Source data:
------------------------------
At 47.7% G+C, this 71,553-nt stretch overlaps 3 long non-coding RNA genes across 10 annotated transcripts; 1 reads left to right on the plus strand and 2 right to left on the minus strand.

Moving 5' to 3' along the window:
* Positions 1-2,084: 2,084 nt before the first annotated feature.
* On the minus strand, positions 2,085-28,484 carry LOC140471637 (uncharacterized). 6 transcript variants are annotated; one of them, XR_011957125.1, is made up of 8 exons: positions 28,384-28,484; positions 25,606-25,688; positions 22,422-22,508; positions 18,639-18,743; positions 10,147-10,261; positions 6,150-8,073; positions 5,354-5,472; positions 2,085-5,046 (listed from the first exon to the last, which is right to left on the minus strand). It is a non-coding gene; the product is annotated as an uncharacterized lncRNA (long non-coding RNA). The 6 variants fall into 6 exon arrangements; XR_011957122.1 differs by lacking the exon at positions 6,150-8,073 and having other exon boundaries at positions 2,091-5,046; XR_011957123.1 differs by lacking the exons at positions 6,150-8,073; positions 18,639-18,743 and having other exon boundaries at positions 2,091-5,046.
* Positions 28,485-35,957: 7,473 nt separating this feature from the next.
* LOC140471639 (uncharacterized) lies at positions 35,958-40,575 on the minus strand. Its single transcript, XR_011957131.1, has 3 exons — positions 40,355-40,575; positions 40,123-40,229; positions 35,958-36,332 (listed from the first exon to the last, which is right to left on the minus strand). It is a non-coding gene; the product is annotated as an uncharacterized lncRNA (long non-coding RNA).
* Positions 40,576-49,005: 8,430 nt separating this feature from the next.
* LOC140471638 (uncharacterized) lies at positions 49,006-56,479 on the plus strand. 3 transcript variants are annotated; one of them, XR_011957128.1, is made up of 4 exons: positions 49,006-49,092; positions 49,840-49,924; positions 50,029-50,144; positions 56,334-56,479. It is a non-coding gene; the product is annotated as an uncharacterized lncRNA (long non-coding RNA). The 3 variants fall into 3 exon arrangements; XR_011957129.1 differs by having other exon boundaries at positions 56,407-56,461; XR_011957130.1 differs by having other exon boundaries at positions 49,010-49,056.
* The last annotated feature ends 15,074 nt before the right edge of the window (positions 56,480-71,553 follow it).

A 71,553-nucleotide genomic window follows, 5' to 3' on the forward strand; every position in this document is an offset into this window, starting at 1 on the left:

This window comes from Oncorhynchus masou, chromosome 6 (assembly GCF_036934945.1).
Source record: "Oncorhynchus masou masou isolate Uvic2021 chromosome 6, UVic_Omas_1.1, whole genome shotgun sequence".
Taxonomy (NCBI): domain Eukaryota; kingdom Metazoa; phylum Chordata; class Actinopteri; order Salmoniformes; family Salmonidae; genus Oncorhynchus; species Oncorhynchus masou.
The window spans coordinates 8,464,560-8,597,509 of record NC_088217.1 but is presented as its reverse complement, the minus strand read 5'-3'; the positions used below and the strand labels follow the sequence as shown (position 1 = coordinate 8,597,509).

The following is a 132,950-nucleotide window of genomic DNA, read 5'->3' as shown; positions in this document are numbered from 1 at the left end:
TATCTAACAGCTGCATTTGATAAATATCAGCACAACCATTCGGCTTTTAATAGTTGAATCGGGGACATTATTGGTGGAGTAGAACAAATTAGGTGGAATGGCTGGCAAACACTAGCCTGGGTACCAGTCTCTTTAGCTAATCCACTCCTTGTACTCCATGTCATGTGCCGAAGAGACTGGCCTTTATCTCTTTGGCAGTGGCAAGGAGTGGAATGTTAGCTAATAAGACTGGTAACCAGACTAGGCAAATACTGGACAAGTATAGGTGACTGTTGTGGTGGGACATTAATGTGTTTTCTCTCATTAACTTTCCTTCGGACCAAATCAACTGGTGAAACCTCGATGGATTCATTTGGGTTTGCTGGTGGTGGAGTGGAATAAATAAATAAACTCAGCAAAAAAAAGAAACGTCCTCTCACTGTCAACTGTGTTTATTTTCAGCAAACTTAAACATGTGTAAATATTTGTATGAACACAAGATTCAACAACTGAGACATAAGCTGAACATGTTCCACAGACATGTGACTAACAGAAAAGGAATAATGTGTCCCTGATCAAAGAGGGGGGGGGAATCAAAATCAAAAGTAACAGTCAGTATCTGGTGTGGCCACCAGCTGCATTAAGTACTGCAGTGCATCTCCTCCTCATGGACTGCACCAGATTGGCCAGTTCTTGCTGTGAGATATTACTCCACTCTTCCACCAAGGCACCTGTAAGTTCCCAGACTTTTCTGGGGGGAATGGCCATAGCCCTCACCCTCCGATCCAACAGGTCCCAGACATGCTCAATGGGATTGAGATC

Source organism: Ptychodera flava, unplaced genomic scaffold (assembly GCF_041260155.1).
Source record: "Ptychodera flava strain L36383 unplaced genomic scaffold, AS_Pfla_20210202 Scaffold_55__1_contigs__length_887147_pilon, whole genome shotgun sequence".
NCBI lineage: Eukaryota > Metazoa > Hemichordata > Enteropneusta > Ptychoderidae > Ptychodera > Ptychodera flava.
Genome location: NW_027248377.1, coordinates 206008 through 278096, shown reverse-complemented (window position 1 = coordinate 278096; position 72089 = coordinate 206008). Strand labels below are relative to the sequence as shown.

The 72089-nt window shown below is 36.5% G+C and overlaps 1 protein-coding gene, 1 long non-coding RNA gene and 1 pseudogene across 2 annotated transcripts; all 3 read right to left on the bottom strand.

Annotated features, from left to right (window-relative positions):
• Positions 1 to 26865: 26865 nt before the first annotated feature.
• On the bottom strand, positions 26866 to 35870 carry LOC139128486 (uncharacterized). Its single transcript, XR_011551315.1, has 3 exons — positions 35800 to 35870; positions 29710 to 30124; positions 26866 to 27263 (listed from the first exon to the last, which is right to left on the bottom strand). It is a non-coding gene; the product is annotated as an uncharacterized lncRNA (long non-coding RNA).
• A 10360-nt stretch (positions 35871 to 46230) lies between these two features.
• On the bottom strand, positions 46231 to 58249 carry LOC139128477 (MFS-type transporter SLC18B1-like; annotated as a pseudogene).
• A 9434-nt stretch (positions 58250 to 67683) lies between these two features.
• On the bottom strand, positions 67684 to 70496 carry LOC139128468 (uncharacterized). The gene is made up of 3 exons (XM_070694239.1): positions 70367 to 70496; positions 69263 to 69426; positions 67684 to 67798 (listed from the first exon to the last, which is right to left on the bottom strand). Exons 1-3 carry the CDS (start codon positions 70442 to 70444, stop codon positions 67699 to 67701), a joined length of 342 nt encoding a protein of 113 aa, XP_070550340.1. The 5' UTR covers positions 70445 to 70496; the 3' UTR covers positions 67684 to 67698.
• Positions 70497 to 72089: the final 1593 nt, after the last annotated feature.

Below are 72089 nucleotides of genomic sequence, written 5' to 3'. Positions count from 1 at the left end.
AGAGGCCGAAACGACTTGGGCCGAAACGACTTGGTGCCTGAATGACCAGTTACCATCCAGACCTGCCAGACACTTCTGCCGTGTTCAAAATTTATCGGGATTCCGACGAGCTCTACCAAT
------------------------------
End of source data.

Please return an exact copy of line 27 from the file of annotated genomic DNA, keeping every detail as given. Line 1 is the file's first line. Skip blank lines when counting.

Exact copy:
• A 9434-nt stretch (positions 58250 to 67683) lies between these two features.